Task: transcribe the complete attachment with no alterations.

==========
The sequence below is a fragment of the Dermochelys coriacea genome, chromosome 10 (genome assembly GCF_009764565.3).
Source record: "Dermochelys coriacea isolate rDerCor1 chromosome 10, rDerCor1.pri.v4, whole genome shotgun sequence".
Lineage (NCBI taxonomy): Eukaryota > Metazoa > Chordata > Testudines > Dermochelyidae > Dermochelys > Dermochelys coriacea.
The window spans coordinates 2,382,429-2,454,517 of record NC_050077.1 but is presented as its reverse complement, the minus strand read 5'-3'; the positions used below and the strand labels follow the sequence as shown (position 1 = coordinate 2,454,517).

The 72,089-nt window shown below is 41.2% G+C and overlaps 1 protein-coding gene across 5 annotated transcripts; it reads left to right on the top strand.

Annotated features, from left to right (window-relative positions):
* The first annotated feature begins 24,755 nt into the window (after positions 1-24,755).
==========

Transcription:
The sequence below is a fragment of the Dermochelys coriacea genome, chromosome 10 (genome assembly GCF_009764565.3).
Source record: "Dermochelys coriacea isolate rDerCor1 chromosome 10, rDerCor1.pri.v4, whole genome shotgun sequence".
Lineage (NCBI taxonomy): Eukaryota > Metazoa > Chordata > Testudines > Dermochelyidae > Dermochelys > Dermochelys coriacea.
The window spans coordinates 2,382,429-2,454,517 of record NC_050077.1 but is presented as its reverse complement, the minus strand read 5'-3'; the positions used below and the strand labels follow the sequence as shown (position 1 = coordinate 2,454,517).

The 72,089-nt window shown below is 41.2% G+C and overlaps 1 protein-coding gene across 5 annotated transcripts; it reads left to right on the top strand.

Annotated features, from left to right (window-relative positions):
* The first annotated feature begins 24,755 nt into the window (after positions 1-24,755).